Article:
The national real estate market has gone through a lot of changes over the last year. It looks like there may be a return to “normal” on the horizon, but we’re not quite there yet.

Inventory has slowly been increasing, but still remained limited in April with a 52 percent decline in inventory over the past year. Meanwhile, realtor.com notes that there was a 53 percent decline in inventory in March. We’re also seeing an increase in the number of active real estate agents across the country. Couple this with the limited housing supply and there are actually more Realtors in the country than there are properties for sale, according to the Wall Street Journal.

With such an increase of real estate professionals and prospective buyers, paired with a continued lack of inventory, it would be valuable to look at some recent tactics to know what exactly a buyer and their agent are walking into. We have frequently heard about buyers entering bidding wars, having to waive inspection contingencies, and start an offer with a number already over asking just to get noticed. But in this unique market, tactics have had to get more creative, too.

  1. Buyers are starting to waive appraisal contingencies
    It’s not just inspection contingencies being waived anymore, some buyers are having to waive appraisal contingencies as well. This is the direct result of a market that is saturated with numerous buyers offering tens of thousands over the asking price. Buyers are coming up with new ways to be considered a serious offer. Without waiving the appraisal contingency, an offer that’s over asking (and likely well over what a property would appraise for) comes across as highly likely to fall through when it becomes more apparent just how much a buyer is going to have to pay up-front.
  2. They’re also waiving the financing contingency
    Some buyers are waiving all of their contingencies, which means financing too. A risky move for those still waiting on their financing approval, if it doesn’t go through then they lose their deposit. There is added danger if the offer is significantly over what the home would appraise for because the lender may feel the need to deny financing. If your buyer is considering waiving all contingencies, then getting pre-approved and staying aware of comparables would be a wise idea.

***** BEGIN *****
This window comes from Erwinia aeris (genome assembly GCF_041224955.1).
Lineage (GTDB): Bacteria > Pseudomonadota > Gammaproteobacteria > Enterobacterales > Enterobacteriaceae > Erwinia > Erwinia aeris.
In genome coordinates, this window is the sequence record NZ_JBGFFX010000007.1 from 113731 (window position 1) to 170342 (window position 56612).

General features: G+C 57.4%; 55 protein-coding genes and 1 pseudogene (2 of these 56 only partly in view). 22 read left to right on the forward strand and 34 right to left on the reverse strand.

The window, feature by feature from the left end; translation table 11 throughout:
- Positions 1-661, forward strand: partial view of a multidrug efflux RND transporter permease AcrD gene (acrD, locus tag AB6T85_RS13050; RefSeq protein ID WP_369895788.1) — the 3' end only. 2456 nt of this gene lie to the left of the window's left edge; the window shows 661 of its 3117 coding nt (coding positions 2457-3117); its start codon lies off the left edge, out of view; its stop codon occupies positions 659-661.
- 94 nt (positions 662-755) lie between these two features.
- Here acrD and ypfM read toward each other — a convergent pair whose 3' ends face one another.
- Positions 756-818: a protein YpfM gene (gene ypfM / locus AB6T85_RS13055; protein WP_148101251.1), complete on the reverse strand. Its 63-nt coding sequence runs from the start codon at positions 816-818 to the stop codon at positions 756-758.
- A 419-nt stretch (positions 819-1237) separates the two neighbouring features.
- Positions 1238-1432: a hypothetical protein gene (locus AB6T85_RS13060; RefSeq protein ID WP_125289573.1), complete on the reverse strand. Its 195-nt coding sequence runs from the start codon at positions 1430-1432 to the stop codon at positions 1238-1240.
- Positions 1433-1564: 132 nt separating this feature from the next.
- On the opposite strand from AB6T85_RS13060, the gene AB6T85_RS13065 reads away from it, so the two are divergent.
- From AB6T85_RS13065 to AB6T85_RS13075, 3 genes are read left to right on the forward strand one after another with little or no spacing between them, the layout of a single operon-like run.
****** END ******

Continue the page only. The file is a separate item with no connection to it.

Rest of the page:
3. Have you heard about the kick-out clause?
    Something both sellers and buyers have been adding is the kick-out clause which allows the sellers to continue marketing their home even after they’ve accepted an offer so they may accept a better one if it comes along. In today’s seller’s market, buyers are doing everything they can to make their offers more appealing and some are even considering adding this clause, as well. Under other circumstances this could benefit a buyer too if they have to sell their home before purchasing a new one, it gives them an out if they’re struggling. In today’s market conditions though, it’s definitely leaning in favor of the seller and used as a way to make a potentially already-over-asking offer, even more enticing.
  4. Introducing: the walk-and-talk
    According to a recent Banker and Tradesman article, a walk-and-talk actually helps the buyer. Before an offer is made, during a walkthrough, some potential buyers are bringing along inspectors for a quick examination. No photos, no written inspection details, the buyer has to take all the notes, but they do get some questions answered before they make that no inspection contingency offer. It’s not necessarily something inspectors are willing to jump at though, as there are some potential issues with gaining permission from the owners, what the inspector’s insurance will cover, and false expectations on behalf of the prospective buyer.

There are other strategies, of course, and you should always encourage your buyer to only do what they are comfortable with. In today’s market, it’s easy to get carried away and even easier to lose money. Every real estate professional should consider using platforms like the Custom Stats Module, or (for those in New England) Real Estate Records Search. They can support your position and provide more data to make a better-informed offer.